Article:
One important indicator of DVNF’s progress in professionalizing the organization over the last few years is the fact that we have been awarded grants from several corporations and governmental agencies.  These grants are a vote of confidence in the value of our service to veterans and in the integrity of the organization.  

Another factor that offsets to some extent the high cost of direct mail is the fact that DVNF gets great “bang for the buck” for its programmatic spending.  So, for example, the Health & Comfort program, which sends shipments of health and hygiene supplies, clothing and toiletries to veteran stand-down events and veteran shelters around the country, distributes mostly donated products.  So, for a modest expenditure of staff time and transportation costs, many thousands of veterans benefit.  More than 20 stand-down events received distributions in 2017, and organizers tell us that these free distributions help to attract veterans to their events, where they can get other vital services like health screenings and benefits assistance from the VA.  

Similarly, the “Tailored for Troops” program distributes free suits and other business attire, donated by a corporate partner, to unemployed veterans who will have a much better chance at higher paying jobs if they can dress professionally.  That program also has impact that is out of proportion to the cost.     Another program that leverages our expenditures for maximum impact are our Capacity Building Grants, where DVNF selects highly promising veteran-service organizations and awards grants that are designed build the scale and long-term effectiveness of the organizations’ programs that directly serve veterans.  In 2017, 59 organizations were supported with significant grants.  These included organizations that provide very specific services one-on-one to disabled veterans, like adaptive bicycles, service dogs, advanced prosthetic devices, art therapy, etc.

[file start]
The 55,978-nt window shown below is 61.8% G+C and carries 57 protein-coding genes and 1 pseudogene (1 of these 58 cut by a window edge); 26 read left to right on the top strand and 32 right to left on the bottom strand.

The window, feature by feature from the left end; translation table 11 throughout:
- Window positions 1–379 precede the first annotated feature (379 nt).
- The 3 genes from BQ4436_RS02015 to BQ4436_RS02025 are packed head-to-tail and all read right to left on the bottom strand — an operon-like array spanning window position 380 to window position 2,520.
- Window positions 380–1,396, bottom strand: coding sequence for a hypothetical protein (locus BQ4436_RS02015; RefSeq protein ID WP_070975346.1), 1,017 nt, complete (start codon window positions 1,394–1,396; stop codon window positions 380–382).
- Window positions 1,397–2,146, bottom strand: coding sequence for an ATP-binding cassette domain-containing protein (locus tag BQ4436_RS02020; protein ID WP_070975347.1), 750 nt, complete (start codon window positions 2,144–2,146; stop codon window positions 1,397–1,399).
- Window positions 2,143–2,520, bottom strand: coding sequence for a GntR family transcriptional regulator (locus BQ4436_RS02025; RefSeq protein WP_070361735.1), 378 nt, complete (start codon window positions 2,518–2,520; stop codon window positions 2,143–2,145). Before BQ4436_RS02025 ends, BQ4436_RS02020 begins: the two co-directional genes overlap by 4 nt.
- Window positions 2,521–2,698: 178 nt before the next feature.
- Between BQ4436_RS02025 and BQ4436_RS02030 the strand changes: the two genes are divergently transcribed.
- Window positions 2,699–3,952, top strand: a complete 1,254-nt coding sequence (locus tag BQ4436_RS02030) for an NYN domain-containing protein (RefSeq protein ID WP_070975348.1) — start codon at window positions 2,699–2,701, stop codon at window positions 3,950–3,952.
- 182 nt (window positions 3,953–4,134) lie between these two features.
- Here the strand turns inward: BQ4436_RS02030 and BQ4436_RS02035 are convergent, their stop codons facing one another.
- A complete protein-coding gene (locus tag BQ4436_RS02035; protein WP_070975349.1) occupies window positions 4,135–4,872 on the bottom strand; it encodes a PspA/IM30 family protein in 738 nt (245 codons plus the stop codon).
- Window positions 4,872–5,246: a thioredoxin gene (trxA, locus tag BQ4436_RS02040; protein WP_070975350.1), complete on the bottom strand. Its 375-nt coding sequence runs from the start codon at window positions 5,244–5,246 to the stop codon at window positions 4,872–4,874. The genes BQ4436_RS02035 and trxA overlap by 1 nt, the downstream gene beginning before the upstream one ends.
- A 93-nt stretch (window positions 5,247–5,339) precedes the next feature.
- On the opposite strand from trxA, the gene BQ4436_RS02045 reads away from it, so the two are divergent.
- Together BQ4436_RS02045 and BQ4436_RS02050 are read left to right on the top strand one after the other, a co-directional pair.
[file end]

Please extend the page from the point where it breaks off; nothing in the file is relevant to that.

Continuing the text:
All told in 2017, DVNF supported more than 50,000 veterans through our programs, and we hope to keep doing even more to support the men and women who served in defense of our country going forward."

Major state tax overhaul could put more money in your pocket

Gov. Nathan Deal announced Tuesday that one of the biggest tax overhauls in years could mean big savings for families.

If Georgia had done nothing after the federal tax overhaul, estimates show the state could collect nearly $5 billion in taxes over the next five years.

State leaders thought that was too much of a windfall, so they decided to give some back to taxpayers.

Deal was joined by other state lawmakers to announce his plans to introduce a plan to cut Georgia taxes after changes in the federal tax code inadvertently gave the state a huge tax windfall.

“We believe that this approach makes clear our intent to rather reduce the tax burden on the citizens of our state while simultaneously safeguarding the mechanisms that keep our economy growing in the right direction,” Deal told Channel 2 political reporter Richard Elliot .

The plan doubles the standard deduction for all Georgia taxpayers starting in 2018. It also reduces the income tax rate for individuals and corporations from 6 percent to 5.7 percent in 2019 and could further cut to 5.5 percent by 2020, with lawmakers and the next governor’s approval.

TRENDING STORIES: